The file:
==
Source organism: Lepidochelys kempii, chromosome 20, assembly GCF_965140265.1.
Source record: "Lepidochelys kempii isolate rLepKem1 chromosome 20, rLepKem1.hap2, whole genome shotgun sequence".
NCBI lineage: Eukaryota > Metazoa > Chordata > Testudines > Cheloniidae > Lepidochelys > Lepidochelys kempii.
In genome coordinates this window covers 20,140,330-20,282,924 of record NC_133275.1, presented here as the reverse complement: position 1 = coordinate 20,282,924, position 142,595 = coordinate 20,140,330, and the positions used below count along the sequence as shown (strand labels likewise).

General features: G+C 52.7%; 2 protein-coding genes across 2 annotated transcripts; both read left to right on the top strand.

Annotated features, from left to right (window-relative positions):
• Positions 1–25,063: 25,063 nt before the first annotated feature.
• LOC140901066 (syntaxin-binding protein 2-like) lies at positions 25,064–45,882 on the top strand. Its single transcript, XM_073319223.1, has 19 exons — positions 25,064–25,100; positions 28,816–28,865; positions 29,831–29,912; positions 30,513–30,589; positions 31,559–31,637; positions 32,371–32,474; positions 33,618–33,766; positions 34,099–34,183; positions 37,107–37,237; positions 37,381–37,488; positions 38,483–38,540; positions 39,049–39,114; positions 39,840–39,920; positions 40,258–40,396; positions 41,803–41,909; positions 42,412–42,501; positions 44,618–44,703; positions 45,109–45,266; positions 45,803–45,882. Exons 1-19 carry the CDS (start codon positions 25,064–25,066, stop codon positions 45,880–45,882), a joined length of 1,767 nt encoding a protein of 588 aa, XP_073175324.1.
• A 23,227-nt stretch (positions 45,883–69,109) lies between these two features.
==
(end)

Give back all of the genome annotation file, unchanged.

Source organism: Lepidochelys kempii, chromosome 20, assembly GCF_965140265.1.
Source record: "Lepidochelys kempii isolate rLepKem1 chromosome 20, rLepKem1.hap2, whole genome shotgun sequence".
NCBI lineage: Eukaryota > Metazoa > Chordata > Testudines > Cheloniidae > Lepidochelys > Lepidochelys kempii.
In genome coordinates this window covers 20,140,330-20,282,924 of record NC_133275.1, presented here as the reverse complement: position 1 = coordinate 20,282,924, position 142,595 = coordinate 20,140,330, and the positions used below count along the sequence as shown (strand labels likewise).

General features: G+C 52.7%; 2 protein-coding genes across 2 annotated transcripts; both read left to right on the top strand.

Annotated features, from left to right (window-relative positions):
• Positions 1–25,063: 25,063 nt before the first annotated feature.
• LOC140901066 (syntaxin-binding protein 2-like) lies at positions 25,064–45,882 on the top strand. Its single transcript, XM_073319223.1, has 19 exons — positions 25,064–25,100; positions 28,816–28,865; positions 29,831–29,912; positions 30,513–30,589; positions 31,559–31,637; positions 32,371–32,474; positions 33,618–33,766; positions 34,099–34,183; positions 37,107–37,237; positions 37,381–37,488; positions 38,483–38,540; positions 39,049–39,114; positions 39,840–39,920; positions 40,258–40,396; positions 41,803–41,909; positions 42,412–42,501; positions 44,618–44,703; positions 45,109–45,266; positions 45,803–45,882. Exons 1-19 carry the CDS (start codon positions 25,064–25,066, stop codon positions 45,880–45,882), a joined length of 1,767 nt encoding a protein of 588 aa, XP_073175324.1.
• A 23,227-nt stretch (positions 45,883–69,109) lies between these two features.